Designalog

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Posts Tagged ‘Sloping Sites’

* Residential Architecture: House in Sonvico by Architetti Pedrozzi e Diaz Saravia

Posted by the editors on Sunday, 26 May 2013

House in Sonvico by Architetti Pedrozzi e Diaz Saravia

Residential Architecture: House in Sonvico by Architetti Pedrozzi e Diaz Saravia: “..This rural house in Switzerland by local studio Architetti Pedrozzi e Diaz Saravia is raised off the hillside on a pair of gigantic concrete columns..The single-storey House in Sonvico is constructed on a 20-metre long concrete slab, which is elevated above the ground on one side to line up with the highest level of the site..”We and the clients both wanted to create a single-storey house,” architect Martino Pedrozzi told Dezeen. “Because of the slope, we invented a level section.”..Rather than create an entrance at the point where the building meets the ground, Architetti Pedrozzi e Diaz Saravia designed the house with a hollow centre so that residents climb up from underneath to enter. This arrangement also creates a terrace beneath the building with a swimming pool alongside..Timber-framed windows sit within the houses’s chunky concrete frame. White ceramic tiles clad any walls between and feature a mixture of polished and matte finishes..The rooms of the house are arranged in sequence around the perimeter, while a corridor runs around the inside. There are also circular rooms inside the columns and one contains a staircases so it can double up as a second entrance..”  Extensive glazing, natural light; interesting form; original article features a six-image slideshow..

image: Pino Brioschi; article: Dezeen

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* Residential Architecture: House Renovation in Chamoson by Savioz Fabrizzi Architectes

Posted by the editors on Saturday, 23 February 2013

House Renovation in Chamoson by Savioz Fabrizzi Architectes

Residential Architecture: House Renovation in Chamoson by Savioz Fabrizzi Architectes: “..originally erected in 1814 in the mountain town of chamoson, switzerland, the latest house renovation by swiss practice savioz fabrizzi architectes marks the last major structural modification on a dwelling that has evolved throughout the decades all the while holding onto its unique history. the thick stone masonry walls reflect the sturdy construction of the era, born of the same rock that famously defines the jagged backdrop. the deep stone envelope also provides a natural coat of insulation and thermal mass, shading the interior spaces in the summer with inset windows and benefiting from a large thermal mass in the winter. the renovation preserves the soul of the residential edifice by leaving the exterior in as much of its original form as possible, replacing the deteriorating wooden planks that wrap the attic with a contemporary concrete  shell that still matches the general color of the facade. the window wells also provide one of the first hints as to the updated interior, with thin cast frames that subtly provide structural support and match the contemporary needs of a smooth orthogonal language. new larger apertures are cut out of the walls with thermal glass placed flush against the outer facade to retain the memory of the replaced section. situated on a sloping site, the house is split into three levels, with an underpass signaling an original access way before the home was expanded to the third floor situated on the highest point of the property..the interior tells an entirely different story, updated with soft pristine concrete partitions and surfaces that playfully contrast with areas of the exposed rugged historical walls. light reflects off of the semi-polished exposed finishes highlighting the decisive touches of orange fixtures that add a lively dynamic. the rooftop serves as a base for the 23 square-meters of solar panels that throughout the year generate 35% of the needed heating energy. the result nests the contemporary home within a sort of primordial vessel at the base of the breathtaking mountains, expressing an agreeable union between the character of the past and the function of the future..”  Interesting renovation, fenestration, materiality..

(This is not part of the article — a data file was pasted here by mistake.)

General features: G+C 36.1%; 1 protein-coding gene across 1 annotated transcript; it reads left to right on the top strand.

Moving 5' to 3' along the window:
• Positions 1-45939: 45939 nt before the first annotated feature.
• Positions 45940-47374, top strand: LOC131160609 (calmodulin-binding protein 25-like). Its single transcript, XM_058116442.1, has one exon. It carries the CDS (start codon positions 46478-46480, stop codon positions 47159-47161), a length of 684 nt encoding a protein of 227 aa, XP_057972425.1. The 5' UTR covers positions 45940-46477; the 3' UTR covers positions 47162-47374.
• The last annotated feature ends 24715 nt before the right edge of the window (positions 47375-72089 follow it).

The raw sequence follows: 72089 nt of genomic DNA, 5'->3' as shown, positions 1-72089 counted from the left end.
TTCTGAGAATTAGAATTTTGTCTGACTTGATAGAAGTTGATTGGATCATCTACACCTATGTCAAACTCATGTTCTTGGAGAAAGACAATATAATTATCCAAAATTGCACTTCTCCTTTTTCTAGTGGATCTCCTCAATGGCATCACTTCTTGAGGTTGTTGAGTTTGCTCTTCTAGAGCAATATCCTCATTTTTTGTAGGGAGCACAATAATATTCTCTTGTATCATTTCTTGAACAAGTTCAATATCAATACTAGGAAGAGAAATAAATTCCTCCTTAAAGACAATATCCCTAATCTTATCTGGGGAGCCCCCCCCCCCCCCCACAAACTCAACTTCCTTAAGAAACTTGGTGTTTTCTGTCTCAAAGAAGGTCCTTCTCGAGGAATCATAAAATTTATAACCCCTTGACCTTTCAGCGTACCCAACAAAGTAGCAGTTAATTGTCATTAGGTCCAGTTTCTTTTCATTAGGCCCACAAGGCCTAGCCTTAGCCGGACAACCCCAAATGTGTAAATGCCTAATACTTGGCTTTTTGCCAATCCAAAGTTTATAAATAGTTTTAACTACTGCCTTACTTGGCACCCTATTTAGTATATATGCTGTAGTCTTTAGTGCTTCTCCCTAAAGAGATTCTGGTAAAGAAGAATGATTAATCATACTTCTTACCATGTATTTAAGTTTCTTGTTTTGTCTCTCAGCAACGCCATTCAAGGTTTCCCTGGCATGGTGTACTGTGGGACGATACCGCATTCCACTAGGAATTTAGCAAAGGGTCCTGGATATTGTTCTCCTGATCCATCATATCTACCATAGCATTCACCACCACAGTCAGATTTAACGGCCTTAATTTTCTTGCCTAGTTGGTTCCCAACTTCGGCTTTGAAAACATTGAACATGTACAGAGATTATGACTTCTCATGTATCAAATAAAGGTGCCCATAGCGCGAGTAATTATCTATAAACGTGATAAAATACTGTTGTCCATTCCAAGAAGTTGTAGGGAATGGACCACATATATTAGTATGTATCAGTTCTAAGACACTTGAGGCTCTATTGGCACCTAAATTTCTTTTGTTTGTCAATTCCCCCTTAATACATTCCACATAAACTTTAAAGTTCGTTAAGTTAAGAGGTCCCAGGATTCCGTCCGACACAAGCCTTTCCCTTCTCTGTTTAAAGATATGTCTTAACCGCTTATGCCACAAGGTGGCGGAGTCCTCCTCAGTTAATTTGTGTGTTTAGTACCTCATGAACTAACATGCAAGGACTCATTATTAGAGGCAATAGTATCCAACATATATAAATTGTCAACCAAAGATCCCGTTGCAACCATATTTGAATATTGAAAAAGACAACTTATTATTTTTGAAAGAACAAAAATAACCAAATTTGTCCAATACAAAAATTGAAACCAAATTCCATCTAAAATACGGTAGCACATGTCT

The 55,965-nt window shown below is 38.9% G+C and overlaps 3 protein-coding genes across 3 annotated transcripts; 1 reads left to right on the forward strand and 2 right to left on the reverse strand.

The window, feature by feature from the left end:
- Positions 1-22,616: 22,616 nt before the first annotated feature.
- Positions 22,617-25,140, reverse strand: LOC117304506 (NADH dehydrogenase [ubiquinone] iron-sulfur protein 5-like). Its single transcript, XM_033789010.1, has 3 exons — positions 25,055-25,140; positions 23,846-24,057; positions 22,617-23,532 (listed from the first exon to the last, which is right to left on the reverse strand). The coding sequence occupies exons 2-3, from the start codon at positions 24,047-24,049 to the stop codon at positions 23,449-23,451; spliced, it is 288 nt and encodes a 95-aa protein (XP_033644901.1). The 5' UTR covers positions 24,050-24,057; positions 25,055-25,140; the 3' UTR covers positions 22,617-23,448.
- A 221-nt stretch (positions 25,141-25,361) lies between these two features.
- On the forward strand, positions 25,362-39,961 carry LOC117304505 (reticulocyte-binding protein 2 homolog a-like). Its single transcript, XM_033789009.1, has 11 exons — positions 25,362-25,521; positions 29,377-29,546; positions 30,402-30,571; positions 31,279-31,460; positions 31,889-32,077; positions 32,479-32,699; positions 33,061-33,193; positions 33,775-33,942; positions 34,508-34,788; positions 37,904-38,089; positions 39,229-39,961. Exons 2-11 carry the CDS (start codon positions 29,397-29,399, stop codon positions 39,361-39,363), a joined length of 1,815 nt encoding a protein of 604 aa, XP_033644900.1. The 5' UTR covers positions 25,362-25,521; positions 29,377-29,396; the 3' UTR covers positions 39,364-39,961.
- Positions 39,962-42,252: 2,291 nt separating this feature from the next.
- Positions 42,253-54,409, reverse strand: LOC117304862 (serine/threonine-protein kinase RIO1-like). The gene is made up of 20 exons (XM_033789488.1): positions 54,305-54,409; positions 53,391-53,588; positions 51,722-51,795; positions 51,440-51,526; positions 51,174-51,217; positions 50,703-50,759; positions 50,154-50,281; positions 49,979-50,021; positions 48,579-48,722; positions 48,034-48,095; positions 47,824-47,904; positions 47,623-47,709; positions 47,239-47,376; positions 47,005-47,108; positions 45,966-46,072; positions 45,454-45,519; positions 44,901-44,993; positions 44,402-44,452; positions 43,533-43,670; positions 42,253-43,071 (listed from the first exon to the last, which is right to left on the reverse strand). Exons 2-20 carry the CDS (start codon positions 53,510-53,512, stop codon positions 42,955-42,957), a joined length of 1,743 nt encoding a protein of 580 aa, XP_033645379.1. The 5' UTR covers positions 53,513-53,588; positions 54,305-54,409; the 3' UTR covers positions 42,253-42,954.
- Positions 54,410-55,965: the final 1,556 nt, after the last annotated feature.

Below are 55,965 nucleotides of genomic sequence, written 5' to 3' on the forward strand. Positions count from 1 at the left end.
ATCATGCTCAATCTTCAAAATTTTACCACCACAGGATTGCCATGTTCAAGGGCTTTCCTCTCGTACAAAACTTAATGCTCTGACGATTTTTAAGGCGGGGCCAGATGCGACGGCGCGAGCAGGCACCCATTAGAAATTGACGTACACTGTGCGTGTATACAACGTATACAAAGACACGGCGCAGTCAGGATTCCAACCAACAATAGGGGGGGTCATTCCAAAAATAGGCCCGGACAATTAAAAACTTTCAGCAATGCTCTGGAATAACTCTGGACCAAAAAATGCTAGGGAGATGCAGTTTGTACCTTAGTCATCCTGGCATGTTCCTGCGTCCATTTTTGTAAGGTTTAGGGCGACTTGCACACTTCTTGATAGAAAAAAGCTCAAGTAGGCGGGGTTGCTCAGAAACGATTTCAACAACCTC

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image: © thomas jantscher, courtesy of savioz fabrizzi architectes; article: Designboom